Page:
Peter certainly moved about a bit; 1948 army, 1951 labourer Frodsham, 1951 Ormstirk, 1955 Wallasey, 1957 Frodsham, 1959 back in the army at Taunton, 1965 Northamptonshire, 1966 Liverpool South and finally 1979 Flintshire ...
Peter Daniel Hindley died in 1999 in Flintshire. The death was registered by Spencer.
(1931-) was born in Frodsham on the 11th of October 1931.
Fred & Winifred were living at The Shieling, Townfield Road, Frodsham. Fred
was working as a 'Confectioner'. Most likely Fred left Trafford to join his
young brother Edward Junior in his company making gelatine products at
Sutton Weaver. The company 'Dainty Products' closed in 1939 when the war
started and material became impossible to source. Fred did his best with the
and there was one memorable holiday with Eileen in the Isle of Man. However
following her mum's health problems she was cared for in a children's home;
Newton Hall, Frodsham, where Peter also spent some time.
During the war there was considerable pressure from Newton Hall and Fred desperately tried to evacuate the children to the USA where they were to live with aunt & uncle, Mr & Mrs A Smithe, of Conneticut? Nothing came of this initiative ... but who were the Smithes (or Smiths)? Were they from the Hindley side of the family or the Burns? Was this Auntie Kit who Eileen used speak of? (Some research has uncovered a candidate for 'Aunt Kitty'. According to the Census in 1940 Alfred Smith and Mary P Smith (Hindley) could be our 'Mr and Mrs Smithe' also recorded are 5 Children - Alfred W, Winifred M, Edith J, Shirley R, Lucy V Smith. Both Alfred and Mary P immigrated from England in 1930, and in the 1930 US census were living in Allegheny, Pennsylvania. Mary P Hindley was the daughter of Joseph and Mary Alice Hindley and was Christened 28/06/1894 in Tyldesly Lancashire. Was this a Hindley connection?)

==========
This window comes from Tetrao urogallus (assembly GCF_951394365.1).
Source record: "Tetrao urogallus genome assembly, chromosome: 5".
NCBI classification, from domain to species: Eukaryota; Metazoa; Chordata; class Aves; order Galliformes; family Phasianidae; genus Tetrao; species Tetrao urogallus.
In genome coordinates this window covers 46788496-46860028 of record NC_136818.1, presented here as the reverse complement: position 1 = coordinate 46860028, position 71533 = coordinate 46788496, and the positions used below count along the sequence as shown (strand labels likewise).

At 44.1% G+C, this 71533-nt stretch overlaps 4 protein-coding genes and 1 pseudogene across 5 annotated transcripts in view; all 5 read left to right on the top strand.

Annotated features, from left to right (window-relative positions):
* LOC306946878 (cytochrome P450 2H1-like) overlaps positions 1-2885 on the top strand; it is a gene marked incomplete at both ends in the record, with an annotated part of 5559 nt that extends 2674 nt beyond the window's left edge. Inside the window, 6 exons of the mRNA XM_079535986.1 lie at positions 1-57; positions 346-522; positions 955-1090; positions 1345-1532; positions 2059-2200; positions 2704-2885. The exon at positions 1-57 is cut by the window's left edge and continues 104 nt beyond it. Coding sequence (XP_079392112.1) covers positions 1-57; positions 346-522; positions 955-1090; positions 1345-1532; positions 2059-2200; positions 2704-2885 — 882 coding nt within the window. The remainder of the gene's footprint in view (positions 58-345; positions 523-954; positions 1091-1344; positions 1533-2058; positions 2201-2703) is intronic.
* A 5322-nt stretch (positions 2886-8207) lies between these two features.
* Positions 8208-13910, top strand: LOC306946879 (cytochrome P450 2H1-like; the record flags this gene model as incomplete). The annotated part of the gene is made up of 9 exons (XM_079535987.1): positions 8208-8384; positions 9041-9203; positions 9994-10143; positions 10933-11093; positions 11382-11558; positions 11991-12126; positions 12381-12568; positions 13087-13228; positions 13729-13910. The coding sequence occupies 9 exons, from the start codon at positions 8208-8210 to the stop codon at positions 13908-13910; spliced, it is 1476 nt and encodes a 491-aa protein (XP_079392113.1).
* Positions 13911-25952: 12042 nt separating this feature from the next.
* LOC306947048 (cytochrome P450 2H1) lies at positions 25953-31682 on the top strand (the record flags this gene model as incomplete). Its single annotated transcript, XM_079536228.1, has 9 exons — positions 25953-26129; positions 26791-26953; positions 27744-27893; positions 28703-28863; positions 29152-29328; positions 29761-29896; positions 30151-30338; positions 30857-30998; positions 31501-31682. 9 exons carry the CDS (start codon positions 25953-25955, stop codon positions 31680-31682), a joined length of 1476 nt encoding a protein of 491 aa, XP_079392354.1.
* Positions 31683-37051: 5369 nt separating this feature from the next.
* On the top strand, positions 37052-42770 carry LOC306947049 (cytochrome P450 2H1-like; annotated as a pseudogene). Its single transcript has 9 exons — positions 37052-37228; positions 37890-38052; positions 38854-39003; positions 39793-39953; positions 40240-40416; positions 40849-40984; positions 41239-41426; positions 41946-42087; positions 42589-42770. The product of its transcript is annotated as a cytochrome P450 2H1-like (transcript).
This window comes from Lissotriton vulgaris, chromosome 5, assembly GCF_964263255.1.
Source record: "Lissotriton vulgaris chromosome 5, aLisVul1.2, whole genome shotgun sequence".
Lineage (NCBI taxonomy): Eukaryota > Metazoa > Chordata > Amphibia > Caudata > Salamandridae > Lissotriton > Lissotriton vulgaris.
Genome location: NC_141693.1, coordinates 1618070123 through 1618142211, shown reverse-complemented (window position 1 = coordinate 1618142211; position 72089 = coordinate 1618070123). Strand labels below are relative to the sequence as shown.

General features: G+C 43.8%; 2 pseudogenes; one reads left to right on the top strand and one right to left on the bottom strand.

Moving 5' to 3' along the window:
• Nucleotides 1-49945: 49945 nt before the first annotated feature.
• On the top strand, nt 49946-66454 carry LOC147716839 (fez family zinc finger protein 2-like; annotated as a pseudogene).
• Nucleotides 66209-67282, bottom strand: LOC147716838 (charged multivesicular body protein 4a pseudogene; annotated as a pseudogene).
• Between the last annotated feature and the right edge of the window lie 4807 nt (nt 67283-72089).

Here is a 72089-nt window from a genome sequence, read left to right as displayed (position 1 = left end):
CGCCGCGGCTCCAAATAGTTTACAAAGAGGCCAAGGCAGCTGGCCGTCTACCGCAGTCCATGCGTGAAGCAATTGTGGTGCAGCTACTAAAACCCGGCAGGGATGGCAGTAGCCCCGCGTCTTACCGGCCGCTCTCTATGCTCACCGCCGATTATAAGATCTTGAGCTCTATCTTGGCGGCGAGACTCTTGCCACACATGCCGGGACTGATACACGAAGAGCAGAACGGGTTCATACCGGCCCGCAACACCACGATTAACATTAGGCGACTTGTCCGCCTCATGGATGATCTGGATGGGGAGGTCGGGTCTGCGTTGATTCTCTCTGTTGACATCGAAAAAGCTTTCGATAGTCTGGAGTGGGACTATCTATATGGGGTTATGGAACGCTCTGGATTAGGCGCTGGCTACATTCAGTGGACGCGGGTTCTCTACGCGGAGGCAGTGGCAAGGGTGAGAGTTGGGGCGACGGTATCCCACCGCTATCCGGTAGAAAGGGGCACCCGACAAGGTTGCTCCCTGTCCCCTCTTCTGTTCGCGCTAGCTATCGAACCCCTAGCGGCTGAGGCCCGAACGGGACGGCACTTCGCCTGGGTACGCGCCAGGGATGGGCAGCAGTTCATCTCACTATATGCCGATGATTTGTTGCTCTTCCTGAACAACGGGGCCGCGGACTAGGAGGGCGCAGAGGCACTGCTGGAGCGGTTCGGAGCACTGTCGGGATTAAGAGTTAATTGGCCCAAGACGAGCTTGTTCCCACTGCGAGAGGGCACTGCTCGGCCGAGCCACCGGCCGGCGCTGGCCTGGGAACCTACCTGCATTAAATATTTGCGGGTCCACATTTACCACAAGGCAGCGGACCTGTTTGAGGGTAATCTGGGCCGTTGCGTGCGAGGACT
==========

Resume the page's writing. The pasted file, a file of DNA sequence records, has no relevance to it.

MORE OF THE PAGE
Newton Hall was established by the National Children's Home in 1869 and run
by the Methodists from 1871; it had an enviable
reputation with a motto of 'Need not Creed' and sheltered up to 350 children. The
home was closed in 1985 but many of the